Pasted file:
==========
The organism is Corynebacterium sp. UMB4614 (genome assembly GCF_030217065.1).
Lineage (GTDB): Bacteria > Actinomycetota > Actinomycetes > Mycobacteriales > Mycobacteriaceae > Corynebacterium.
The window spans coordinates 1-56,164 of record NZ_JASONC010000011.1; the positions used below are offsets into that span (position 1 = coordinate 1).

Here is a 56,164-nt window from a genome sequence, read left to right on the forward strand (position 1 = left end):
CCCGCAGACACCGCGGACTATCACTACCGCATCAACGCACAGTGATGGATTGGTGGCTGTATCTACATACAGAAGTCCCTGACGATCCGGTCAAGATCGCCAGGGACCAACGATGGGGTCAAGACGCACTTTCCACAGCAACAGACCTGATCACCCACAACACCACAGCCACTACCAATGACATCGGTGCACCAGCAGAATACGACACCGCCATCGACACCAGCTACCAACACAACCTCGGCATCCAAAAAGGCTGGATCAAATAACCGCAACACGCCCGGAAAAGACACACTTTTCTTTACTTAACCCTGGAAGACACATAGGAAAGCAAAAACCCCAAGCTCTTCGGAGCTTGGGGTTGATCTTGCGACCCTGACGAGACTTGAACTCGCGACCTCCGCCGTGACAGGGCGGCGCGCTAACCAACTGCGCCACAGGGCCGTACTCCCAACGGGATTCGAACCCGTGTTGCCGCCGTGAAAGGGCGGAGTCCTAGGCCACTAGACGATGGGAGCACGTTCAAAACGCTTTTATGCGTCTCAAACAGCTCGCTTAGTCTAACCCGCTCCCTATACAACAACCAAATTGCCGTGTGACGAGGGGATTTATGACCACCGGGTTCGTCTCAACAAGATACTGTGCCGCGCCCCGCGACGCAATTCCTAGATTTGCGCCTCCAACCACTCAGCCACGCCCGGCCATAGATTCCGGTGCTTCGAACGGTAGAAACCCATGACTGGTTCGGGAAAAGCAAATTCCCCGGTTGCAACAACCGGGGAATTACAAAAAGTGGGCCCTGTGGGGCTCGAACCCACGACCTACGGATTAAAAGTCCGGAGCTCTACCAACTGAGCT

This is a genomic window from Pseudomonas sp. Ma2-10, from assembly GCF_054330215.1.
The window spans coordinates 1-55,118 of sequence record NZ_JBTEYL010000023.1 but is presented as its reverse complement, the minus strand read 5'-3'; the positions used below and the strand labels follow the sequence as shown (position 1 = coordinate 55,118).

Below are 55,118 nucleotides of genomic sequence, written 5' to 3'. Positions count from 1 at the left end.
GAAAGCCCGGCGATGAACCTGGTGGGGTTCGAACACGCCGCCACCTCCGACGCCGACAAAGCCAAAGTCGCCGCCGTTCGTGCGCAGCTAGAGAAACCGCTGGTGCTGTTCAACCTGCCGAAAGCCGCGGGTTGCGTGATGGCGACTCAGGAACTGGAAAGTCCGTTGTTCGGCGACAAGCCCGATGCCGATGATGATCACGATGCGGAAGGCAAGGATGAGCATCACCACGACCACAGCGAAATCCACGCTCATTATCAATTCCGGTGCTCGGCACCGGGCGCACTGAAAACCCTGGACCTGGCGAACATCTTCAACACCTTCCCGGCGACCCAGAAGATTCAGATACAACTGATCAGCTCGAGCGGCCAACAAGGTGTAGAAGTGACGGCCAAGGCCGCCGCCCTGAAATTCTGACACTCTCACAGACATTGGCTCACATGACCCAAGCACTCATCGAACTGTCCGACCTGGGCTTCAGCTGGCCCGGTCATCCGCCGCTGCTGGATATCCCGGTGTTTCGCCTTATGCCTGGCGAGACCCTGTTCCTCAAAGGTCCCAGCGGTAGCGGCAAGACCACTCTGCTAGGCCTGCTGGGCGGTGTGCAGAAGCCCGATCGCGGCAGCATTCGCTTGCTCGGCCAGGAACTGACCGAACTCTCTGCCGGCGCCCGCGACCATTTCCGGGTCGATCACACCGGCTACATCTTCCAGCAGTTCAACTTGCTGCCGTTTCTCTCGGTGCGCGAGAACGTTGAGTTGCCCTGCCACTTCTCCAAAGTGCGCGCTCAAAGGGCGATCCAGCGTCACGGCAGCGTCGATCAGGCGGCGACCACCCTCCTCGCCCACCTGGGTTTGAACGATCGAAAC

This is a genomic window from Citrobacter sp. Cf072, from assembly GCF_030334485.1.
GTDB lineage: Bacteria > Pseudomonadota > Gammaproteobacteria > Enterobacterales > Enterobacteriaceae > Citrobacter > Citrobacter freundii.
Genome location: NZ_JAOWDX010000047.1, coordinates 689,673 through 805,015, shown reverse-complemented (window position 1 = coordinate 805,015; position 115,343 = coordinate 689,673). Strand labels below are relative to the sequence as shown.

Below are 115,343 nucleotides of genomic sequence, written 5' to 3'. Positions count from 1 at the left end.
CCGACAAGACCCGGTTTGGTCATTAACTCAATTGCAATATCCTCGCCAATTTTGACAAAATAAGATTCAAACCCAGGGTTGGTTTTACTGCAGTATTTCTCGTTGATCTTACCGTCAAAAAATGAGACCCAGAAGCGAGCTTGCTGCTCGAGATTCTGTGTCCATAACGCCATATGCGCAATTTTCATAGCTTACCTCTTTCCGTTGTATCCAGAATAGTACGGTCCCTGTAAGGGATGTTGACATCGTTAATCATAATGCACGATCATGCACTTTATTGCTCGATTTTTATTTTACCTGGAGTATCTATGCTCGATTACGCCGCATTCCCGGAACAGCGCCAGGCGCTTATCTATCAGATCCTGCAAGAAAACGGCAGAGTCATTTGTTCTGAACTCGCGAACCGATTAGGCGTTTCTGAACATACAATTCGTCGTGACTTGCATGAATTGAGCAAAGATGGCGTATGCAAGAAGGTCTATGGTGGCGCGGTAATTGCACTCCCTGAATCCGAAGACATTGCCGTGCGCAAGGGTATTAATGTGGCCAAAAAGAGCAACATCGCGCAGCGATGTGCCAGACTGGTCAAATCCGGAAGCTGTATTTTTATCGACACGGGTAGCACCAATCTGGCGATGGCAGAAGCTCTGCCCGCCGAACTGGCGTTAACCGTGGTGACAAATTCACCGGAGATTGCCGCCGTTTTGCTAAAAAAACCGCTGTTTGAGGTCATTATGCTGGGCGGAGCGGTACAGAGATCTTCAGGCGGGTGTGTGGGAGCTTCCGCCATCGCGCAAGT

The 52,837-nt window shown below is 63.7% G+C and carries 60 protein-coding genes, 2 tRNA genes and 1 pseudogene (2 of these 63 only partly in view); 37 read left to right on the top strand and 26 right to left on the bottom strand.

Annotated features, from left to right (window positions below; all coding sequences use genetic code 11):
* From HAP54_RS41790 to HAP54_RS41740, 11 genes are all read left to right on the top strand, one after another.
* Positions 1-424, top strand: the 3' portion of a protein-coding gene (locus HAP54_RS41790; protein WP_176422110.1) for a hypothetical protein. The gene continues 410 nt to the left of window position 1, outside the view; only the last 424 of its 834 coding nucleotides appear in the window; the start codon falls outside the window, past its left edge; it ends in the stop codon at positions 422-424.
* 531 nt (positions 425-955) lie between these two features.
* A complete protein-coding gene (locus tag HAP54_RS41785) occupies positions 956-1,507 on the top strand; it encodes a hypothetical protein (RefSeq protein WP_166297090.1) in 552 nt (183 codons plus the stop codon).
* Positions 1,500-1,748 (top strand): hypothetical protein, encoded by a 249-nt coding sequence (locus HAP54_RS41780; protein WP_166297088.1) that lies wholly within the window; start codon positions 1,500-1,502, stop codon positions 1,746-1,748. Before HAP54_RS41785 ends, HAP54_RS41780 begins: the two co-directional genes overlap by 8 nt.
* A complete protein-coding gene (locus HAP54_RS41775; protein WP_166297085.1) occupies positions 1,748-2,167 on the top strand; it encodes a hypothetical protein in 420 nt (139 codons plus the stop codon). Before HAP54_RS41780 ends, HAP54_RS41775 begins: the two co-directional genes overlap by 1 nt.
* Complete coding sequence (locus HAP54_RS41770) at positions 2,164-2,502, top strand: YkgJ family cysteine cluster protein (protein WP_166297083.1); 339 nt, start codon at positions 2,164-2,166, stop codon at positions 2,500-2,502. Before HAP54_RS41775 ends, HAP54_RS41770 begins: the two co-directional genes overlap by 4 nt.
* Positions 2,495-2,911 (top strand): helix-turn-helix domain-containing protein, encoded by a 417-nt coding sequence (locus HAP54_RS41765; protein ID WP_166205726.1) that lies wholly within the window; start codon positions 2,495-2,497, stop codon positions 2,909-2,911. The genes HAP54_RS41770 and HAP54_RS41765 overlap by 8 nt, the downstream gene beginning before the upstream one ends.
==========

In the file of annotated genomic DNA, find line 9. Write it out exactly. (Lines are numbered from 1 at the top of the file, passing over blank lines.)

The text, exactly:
GAAAGCCCGGCGATGAACCTGGTGGGGTTCGAACACGCCGCCACCTCCGACGCCGACAAAGCCAAAGTCGCCGCCGTTCGTGCGCAGCTAGAGAAACCGCTGGTGCTGTTCAACCTGCCGAAAGCCGCGGGTTGCGTGATGGCGACTCAGGAACTGGAAAGTCCGTTGTTCGGCGACAAGCCCGATGCCGATGATGATCACGATGCGGAAGGCAAGGATGAGCATCACCACGACCACAGCGAAATCCACGCTCATTATCAATTCCGGTGCTCGGCACCGGGCGCACTGAAAACCCTGGACCTGGCGAACATCTTCAACACCTTCCCGGCGACCCAGAAGATTCAGATACAACTGATCAGCTCGAGCGGCCAACAAGGTGTAGAAGTGACGGCCAAGGCCGCCGCCCTGAAATTCTGACACTCTCACAGACATTGGCTCACATGACCCAAGCACTCATCGAACTGTCCGACCTGGGCTTCAGCTGGCCCGGTCATCCGCCGCTGCTGGATATCCCGGTGTTTCGCCTTATGCCTGGCGAGACCCTGTTCCTCAAAGGTCCCAGCGGTAGCGGCAAGACCACTCTGCTAGGCCTGCTGGGCGGTGTGCAGAAGCCCGATCGCGGCAGCATTCGCTTGCTCGGCCAGGAACTGACCGAACTCTCTGCCGGCGCCCGCGACCATTTCCGGGTCGATCACACCGGCTACATCTTCCAGCAGTTCAACTTGCTGCCGTTTCTCTCGGTGCGCGAGAACGTTGAGTTGCCCTGCCACTTCTCCAAAGTGCGCGCTCAAAGGGCGATCCAGCGTCACGGCAGCGTCGATCAGGCGGCGACCACCCTCCTCGCCCACCTGGGTTTGAACGATCGAAAC